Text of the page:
Live Otter Radiographs

Radiographs are a noninvasive way for veterinarians to diagnose health issues of stranded sea otters. This section shows digital xrays of sea otters who have suffered from shark bites, boat strike trauma or nasal mites. There are also examples of pregnant females, pups and young otters to demonstrate progression of bone growth!

When sea otters are recovered alive, but sick, radiographs (Xrays) can provide vital information to diagnose the cause of stranding and guide medical care. These images can also guide assessment of reproductive status, age and any recent meals. Also, if a stranded otter has internal tags (such as the microchips that are used to identify your pet dog or cat) or radio transmitters, these can be seen on the radiograph, alerting stranding personnel to scan the animal with a special scanner to determine its identity.

It is not uncommon for oiled sea otters to strand with other health problems, such as trauma that occurs during stranding. Radiographs are a quick, relatively inexpensive diagnostic tool that augments findings from careful physical examination and post-stranding bloodwork, providing a clearer picture of the animal's overall health status.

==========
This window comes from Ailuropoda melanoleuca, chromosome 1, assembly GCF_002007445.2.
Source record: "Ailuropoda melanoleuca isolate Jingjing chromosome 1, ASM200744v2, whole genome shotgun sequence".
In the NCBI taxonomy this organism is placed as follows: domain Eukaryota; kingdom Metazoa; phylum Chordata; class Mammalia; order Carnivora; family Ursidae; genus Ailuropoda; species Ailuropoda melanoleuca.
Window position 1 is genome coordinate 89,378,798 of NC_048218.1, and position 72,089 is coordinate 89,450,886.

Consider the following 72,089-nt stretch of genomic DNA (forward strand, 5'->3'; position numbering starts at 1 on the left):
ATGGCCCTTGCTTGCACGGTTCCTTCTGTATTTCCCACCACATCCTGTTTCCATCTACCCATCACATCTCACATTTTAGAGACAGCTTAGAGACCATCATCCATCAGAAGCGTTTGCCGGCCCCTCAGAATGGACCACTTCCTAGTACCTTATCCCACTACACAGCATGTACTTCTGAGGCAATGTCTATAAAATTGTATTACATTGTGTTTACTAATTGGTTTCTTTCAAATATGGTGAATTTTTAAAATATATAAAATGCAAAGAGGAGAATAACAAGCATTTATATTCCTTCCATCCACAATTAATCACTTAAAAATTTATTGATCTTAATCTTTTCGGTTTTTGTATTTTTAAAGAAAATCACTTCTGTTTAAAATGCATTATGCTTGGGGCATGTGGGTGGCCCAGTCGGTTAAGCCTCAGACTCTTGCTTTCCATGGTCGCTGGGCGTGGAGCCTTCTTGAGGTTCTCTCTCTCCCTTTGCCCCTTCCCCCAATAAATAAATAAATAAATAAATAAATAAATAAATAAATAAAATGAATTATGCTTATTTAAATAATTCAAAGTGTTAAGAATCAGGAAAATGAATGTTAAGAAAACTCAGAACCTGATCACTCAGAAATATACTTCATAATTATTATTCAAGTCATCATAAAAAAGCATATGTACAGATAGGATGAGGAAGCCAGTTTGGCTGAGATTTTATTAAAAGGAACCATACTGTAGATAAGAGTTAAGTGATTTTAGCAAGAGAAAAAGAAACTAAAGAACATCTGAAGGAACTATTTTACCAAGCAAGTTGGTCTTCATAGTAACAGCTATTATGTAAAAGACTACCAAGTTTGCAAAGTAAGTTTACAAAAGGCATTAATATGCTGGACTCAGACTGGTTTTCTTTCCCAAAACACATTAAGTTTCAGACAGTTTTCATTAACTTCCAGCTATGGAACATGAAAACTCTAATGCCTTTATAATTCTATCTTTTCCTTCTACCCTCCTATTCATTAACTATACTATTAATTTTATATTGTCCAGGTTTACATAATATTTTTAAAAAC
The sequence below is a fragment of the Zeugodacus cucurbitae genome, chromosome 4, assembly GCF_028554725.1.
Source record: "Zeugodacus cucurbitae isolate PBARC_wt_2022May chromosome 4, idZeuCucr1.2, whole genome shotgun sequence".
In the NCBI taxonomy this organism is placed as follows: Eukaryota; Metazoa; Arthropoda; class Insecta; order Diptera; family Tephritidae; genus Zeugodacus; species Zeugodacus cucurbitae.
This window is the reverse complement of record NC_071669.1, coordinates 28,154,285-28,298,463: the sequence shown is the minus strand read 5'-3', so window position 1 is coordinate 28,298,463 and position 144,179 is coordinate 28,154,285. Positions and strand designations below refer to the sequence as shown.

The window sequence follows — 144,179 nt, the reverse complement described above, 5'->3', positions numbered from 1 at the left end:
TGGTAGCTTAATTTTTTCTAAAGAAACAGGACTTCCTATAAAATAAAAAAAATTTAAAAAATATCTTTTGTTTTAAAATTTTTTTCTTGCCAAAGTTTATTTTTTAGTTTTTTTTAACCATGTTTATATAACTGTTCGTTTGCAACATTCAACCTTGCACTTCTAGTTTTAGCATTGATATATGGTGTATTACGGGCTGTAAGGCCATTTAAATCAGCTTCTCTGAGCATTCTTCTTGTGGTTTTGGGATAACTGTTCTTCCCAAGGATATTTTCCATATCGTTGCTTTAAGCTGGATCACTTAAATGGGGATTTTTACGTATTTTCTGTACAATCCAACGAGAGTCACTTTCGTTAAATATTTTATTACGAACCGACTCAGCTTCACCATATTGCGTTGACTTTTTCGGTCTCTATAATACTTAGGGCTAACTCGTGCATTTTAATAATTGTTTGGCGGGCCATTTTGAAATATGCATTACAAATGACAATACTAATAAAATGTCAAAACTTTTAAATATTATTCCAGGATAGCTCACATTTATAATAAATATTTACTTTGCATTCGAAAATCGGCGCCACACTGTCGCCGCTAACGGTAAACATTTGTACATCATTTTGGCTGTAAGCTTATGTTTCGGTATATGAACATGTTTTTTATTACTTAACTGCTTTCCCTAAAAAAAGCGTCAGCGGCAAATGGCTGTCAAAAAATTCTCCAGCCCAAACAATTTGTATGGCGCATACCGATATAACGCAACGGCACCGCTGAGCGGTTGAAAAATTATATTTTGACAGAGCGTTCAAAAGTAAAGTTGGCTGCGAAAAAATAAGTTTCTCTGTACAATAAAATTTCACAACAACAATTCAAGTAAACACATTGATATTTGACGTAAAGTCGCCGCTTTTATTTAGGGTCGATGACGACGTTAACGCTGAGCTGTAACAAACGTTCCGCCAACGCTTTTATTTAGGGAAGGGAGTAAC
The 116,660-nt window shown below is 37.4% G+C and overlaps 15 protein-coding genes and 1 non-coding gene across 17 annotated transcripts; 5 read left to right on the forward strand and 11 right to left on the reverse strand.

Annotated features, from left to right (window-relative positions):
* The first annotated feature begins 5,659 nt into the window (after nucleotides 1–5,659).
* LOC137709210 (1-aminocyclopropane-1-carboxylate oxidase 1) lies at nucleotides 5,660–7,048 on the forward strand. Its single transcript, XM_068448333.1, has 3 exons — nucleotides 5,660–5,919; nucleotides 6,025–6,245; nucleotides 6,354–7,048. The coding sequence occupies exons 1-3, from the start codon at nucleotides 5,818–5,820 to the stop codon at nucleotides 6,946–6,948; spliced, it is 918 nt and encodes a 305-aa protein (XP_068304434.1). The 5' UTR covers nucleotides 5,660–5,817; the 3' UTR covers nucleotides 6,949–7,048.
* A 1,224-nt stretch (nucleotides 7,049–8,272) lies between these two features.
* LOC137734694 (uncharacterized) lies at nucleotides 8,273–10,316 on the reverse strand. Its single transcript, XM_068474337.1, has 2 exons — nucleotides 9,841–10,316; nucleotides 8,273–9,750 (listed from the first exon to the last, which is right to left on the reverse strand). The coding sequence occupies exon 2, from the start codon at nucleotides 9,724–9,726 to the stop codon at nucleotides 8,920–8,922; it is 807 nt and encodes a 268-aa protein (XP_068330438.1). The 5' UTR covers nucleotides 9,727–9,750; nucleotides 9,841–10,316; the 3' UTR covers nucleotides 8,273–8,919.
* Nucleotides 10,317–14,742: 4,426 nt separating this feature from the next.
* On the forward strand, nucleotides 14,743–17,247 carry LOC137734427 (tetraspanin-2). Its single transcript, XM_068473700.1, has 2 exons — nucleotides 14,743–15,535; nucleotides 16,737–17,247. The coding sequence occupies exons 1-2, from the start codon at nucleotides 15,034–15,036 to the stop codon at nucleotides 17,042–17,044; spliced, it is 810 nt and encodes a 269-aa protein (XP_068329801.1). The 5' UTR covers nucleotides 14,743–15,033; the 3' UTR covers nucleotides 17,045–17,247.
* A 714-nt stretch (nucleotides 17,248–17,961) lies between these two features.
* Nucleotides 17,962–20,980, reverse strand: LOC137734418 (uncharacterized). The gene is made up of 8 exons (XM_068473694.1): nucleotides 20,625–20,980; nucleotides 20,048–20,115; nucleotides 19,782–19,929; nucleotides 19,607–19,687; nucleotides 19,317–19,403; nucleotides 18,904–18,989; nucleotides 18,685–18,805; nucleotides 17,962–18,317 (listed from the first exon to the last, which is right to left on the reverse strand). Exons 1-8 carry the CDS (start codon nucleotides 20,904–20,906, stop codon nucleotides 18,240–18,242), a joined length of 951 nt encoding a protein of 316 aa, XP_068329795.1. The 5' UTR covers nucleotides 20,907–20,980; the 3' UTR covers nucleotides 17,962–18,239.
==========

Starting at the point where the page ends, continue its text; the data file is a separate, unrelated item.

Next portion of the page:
Many radiograph systems are now digital, providing near-instant results, and eliminating the need to maintain specialized chemicals to develop radiographic films. These digital systems also provide outstanding views of internal structures without harming the animal.

The beautiful digital radiographs of stranded sea otters in this section were contributed by Dr. Mike Murray and the Sea Otter Research and Conservation (SORAC) program at the Monterey Bay Aquarium.

Question: Compare these images with those taken of dead sea otters just prior to postmortem examination in the previous sections. Do you see any differences?

(Live sea otter radiographs do not exhibit the postmortem artifacts that are common to dead animals, such as postmortem distension of the gastrointestinal tract with air.)